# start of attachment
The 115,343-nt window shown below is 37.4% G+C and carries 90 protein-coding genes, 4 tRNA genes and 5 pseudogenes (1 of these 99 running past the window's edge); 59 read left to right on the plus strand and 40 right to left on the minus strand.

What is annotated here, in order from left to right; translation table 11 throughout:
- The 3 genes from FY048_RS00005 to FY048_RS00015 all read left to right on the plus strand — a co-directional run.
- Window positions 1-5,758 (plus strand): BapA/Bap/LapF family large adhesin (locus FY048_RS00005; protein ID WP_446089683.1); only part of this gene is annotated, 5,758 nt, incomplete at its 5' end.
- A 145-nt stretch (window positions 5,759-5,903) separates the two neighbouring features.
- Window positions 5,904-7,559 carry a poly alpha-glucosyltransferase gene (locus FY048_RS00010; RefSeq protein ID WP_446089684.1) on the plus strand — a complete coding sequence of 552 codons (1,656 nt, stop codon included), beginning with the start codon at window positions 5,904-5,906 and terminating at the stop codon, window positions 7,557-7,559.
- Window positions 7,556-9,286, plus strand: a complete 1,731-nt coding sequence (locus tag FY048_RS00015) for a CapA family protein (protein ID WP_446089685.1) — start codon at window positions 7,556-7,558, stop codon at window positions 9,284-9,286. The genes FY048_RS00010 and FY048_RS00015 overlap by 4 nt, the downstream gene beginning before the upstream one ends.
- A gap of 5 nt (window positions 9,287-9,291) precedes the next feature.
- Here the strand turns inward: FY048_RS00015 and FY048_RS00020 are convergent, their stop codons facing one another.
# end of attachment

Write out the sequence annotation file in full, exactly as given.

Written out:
The 115,343-nt window shown below is 37.4% G+C and carries 90 protein-coding genes, 4 tRNA genes and 5 pseudogenes (1 of these 99 running past the window's edge); 59 read left to right on the plus strand and 40 right to left on the minus strand.

What is annotated here, in order from left to right; translation table 11 throughout:
- The 3 genes from FY048_RS00005 to FY048_RS00015 all read left to right on the plus strand — a co-directional run.
- Window positions 1-5,758 (plus strand): BapA/Bap/LapF family large adhesin (locus FY048_RS00005; protein ID WP_446089683.1); only part of this gene is annotated, 5,758 nt, incomplete at its 5' end.
- A 145-nt stretch (window positions 5,759-5,903) separates the two neighbouring features.
- Window positions 5,904-7,559 carry a poly alpha-glucosyltransferase gene (locus FY048_RS00010; RefSeq protein ID WP_446089684.1) on the plus strand — a complete coding sequence of 552 codons (1,656 nt, stop codon included), beginning with the start codon at window positions 5,904-5,906 and terminating at the stop codon, window positions 7,557-7,559.
- Window positions 7,556-9,286, plus strand: a complete 1,731-nt coding sequence (locus tag FY048_RS00015) for a CapA family protein (protein ID WP_446089685.1) — start codon at window positions 7,556-7,558, stop codon at window positions 9,284-9,286. The genes FY048_RS00010 and FY048_RS00015 overlap by 4 nt, the downstream gene beginning before the upstream one ends.
- A gap of 5 nt (window positions 9,287-9,291) precedes the next feature.
- Here the strand turns inward: FY048_RS00015 and FY048_RS00020 are convergent, their stop codons facing one another.